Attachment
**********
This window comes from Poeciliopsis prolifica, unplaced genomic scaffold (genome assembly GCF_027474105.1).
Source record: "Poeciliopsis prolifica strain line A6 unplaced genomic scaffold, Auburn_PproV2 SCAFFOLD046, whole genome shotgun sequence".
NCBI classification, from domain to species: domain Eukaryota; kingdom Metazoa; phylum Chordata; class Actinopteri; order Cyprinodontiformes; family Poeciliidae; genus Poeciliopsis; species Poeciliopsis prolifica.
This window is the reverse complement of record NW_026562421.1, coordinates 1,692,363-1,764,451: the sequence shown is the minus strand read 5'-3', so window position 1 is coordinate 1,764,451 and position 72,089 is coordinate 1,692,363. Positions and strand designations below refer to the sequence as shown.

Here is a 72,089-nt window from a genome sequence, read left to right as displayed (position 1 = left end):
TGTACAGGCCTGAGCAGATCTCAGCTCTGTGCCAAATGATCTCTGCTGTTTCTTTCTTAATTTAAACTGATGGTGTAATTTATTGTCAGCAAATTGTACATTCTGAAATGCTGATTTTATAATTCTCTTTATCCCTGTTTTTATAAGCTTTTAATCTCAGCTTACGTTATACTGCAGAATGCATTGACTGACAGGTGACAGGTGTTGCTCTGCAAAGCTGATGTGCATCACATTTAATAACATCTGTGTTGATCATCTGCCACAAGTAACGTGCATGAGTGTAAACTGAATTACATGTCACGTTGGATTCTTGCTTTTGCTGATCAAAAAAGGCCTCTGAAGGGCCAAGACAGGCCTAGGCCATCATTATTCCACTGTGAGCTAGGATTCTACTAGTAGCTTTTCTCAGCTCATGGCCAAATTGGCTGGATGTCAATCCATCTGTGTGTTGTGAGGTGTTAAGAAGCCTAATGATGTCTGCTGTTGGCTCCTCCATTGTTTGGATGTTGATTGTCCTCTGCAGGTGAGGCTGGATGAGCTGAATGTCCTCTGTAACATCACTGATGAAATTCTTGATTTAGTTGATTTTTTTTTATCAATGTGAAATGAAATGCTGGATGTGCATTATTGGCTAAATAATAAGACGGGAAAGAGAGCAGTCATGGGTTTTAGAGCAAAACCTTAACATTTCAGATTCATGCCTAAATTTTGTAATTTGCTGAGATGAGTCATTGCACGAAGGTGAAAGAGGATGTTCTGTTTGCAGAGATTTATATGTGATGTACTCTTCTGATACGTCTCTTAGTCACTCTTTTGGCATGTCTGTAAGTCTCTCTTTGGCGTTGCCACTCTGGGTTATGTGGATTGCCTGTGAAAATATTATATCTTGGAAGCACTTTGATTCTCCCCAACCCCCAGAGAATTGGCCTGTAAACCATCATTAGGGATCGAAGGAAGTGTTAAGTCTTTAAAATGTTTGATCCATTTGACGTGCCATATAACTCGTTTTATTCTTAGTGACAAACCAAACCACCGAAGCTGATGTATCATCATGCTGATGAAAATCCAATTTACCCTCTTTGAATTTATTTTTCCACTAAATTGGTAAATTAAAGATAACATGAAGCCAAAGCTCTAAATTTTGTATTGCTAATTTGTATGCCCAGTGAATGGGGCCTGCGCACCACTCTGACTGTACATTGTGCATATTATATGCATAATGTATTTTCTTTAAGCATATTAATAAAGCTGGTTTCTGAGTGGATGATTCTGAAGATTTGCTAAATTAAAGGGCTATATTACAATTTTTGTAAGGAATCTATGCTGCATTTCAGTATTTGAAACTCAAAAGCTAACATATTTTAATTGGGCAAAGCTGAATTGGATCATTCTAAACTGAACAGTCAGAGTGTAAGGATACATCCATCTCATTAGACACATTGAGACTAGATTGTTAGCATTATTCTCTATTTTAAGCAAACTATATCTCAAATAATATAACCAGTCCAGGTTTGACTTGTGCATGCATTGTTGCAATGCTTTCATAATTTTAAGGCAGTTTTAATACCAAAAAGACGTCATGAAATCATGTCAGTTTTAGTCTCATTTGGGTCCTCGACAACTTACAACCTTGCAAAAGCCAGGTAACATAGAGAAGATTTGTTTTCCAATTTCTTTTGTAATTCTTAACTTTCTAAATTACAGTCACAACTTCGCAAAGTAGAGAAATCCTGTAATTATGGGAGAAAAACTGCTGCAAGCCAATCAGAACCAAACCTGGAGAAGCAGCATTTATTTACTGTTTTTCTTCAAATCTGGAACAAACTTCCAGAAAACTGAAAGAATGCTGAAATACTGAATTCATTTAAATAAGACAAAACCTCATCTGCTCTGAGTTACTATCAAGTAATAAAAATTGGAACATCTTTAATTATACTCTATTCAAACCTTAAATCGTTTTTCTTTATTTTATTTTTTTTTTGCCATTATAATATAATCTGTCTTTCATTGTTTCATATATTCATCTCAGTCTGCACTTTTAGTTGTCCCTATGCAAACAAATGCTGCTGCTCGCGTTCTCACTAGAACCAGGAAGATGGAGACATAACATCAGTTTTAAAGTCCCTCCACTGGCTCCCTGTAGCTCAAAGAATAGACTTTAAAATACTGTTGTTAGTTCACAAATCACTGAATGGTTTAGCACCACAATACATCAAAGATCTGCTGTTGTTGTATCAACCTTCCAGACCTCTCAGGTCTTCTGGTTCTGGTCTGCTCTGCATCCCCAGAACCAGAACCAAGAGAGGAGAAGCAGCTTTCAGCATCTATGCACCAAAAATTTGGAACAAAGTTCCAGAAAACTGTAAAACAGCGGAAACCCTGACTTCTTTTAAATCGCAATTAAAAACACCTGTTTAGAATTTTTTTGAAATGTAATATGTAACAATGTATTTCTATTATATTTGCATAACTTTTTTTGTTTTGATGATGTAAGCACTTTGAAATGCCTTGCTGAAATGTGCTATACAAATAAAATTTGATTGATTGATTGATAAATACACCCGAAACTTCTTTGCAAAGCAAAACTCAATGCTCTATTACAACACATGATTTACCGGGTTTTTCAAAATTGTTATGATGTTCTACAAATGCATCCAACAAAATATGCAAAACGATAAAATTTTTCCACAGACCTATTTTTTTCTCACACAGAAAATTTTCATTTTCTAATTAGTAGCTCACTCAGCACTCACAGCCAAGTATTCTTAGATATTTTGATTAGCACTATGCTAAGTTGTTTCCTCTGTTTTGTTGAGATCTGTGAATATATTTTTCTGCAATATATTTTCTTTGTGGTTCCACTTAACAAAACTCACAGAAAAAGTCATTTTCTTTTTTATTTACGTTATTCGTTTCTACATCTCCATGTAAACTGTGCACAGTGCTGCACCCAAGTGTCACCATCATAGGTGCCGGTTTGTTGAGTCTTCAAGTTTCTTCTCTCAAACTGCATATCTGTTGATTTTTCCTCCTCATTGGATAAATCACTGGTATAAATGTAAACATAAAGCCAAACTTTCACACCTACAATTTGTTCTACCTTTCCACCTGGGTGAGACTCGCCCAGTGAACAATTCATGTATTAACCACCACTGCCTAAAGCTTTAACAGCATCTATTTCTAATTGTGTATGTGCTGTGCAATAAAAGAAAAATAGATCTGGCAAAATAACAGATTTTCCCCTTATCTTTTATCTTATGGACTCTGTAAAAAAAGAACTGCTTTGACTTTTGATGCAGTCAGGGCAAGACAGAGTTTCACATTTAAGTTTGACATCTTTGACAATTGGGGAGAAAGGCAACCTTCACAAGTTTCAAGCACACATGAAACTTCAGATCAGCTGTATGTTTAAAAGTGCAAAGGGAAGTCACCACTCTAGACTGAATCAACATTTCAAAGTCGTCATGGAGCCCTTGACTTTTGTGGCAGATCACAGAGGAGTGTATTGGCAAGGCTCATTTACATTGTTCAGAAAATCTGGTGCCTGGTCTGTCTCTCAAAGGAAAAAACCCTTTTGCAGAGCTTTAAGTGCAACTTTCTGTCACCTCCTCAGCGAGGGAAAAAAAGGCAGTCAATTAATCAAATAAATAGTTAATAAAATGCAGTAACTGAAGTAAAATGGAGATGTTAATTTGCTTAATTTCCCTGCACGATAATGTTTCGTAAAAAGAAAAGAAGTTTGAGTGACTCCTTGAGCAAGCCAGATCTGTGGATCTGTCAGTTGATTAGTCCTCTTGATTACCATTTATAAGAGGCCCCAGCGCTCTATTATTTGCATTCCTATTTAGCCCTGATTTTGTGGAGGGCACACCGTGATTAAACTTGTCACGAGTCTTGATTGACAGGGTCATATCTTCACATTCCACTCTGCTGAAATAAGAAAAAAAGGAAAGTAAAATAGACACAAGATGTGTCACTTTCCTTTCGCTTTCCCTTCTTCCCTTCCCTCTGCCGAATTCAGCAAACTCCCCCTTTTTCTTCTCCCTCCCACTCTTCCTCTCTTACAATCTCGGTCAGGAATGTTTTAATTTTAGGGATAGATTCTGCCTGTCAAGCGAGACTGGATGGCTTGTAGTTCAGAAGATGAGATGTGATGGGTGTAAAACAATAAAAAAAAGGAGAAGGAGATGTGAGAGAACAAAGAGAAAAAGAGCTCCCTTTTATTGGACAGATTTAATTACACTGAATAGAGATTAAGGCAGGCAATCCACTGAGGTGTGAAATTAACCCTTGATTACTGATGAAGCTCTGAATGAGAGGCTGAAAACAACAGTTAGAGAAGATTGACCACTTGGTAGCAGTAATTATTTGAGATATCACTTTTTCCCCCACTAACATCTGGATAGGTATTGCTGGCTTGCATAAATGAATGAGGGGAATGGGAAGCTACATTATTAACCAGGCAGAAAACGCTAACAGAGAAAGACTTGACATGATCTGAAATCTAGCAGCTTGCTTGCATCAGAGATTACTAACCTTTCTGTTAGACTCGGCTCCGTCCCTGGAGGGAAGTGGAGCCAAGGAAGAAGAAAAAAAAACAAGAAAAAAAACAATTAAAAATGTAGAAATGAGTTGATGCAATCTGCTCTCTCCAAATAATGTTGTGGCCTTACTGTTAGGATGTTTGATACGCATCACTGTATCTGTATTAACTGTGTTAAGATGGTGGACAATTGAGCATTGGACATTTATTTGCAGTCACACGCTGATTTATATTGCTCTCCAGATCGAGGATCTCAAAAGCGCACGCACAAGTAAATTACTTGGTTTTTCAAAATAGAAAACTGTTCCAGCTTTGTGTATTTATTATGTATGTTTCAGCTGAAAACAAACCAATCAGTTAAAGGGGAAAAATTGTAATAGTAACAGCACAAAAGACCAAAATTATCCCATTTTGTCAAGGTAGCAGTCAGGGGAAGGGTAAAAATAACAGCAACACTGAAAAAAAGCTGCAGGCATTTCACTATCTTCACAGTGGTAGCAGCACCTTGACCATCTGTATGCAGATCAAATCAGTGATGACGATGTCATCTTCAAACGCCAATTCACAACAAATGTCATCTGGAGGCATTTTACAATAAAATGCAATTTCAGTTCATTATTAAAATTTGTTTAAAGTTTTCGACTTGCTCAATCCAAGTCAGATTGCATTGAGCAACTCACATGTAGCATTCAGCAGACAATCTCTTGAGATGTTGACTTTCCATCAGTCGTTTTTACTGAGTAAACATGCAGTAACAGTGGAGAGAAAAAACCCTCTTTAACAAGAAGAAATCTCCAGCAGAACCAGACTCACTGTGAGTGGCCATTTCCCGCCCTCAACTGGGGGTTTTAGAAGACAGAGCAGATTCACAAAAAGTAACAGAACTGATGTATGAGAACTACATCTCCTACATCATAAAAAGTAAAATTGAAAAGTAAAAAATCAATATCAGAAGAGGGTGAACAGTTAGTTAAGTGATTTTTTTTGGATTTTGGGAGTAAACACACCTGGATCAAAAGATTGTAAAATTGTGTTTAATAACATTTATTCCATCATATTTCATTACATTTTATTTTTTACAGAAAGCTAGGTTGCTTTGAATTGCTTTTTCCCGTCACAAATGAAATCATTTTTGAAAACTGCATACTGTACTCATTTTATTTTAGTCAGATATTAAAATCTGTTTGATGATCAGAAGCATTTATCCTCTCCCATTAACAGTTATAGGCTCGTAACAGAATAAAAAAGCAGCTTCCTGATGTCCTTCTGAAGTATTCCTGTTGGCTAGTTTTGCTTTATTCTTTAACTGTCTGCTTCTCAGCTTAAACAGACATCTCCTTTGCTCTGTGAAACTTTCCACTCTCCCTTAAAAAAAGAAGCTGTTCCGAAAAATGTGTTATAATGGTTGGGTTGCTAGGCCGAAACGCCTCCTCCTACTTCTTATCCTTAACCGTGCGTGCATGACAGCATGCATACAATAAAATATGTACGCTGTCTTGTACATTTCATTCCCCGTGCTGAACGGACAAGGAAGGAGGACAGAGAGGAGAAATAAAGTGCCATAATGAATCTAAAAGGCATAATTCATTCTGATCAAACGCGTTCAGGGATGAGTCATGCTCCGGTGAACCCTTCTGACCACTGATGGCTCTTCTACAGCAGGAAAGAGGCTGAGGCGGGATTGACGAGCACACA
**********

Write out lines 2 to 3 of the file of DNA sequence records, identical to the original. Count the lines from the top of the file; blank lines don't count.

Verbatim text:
Source record: "Poeciliopsis prolifica strain line A6 unplaced genomic scaffold, Auburn_PproV2 SCAFFOLD046, whole genome shotgun sequence".
NCBI classification, from domain to species: domain Eukaryota; kingdom Metazoa; phylum Chordata; class Actinopteri; order Cyprinodontiformes; family Poeciliidae; genus Poeciliopsis; species Poeciliopsis prolifica.